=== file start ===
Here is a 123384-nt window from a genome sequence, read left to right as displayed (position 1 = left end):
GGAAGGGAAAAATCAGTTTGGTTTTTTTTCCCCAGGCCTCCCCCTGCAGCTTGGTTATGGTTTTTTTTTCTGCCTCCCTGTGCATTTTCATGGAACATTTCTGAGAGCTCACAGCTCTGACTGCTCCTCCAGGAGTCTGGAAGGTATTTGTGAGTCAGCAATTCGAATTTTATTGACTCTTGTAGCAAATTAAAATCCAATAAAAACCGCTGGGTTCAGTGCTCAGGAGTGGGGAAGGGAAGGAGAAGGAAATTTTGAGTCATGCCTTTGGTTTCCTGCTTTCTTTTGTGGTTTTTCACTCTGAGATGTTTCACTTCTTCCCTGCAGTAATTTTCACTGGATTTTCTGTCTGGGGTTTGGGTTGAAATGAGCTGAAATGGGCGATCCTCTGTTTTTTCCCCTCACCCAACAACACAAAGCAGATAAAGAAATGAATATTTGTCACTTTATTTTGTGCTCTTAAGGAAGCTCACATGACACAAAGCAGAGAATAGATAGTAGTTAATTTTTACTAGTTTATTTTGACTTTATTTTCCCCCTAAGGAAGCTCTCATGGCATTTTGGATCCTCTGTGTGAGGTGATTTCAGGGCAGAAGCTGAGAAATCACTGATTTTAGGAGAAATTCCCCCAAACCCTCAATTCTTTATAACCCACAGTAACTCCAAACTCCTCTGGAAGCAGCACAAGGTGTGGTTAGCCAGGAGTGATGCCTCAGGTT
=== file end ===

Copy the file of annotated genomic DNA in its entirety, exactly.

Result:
Here is a 123384-nt window from a genome sequence, read left to right as displayed (position 1 = left end):
GGAAGGGAAAAATCAGTTTGGTTTTTTTTCCCCAGGCCTCCCCCTGCAGCTTGGTTATGGTTTTTTTTTCTGCCTCCCTGTGCATTTTCATGGAACATTTCTGAGAGCTCACAGCTCTGACTGCTCCTCCAGGAGTCTGGAAGGTATTTGTGAGTCAGCAATTCGAATTTTATTGACTCTTGTAGCAAATTAAAATCCAATAAAAACCGCTGGGTTCAGTGCTCAGGAGTGGGGAAGGGAAGGAGAAGGAAATTTTGAGTCATGCCTTTGGTTTCCTGCTTTCTTTTGTGGTTTTTCACTCTGAGATGTTTCACTTCTTCCCTGCAGTAATTTTCACTGGATTTTCTGTCTGGGGTTTGGGTTGAAATGAGCTGAAATGGGCGATCCTCTGTTTTTTCCCCTCACCCAACAACACAAAGCAGATAAAGAAATGAATATTTGTCACTTTATTTTGTGCTCTTAAGGAAGCTCACATGACACAAAGCAGAGAATAGATAGTAGTTAATTTTTACTAGTTTATTTTGACTTTATTTTCCCCCTAAGGAAGCTCTCATGGCATTTTGGATCCTCTGTGTGAGGTGATTTCAGGGCAGAAGCTGAGAAATCACTGATTTTAGGAGAAATTCCCCCAAACCCTCAATTCTTTATAACCCACAGTAACTCCAAACTCCTCTGGAAGCAGCACAAGGTGTGGTTAGCCAGGAGTGATGCCTCAGGTT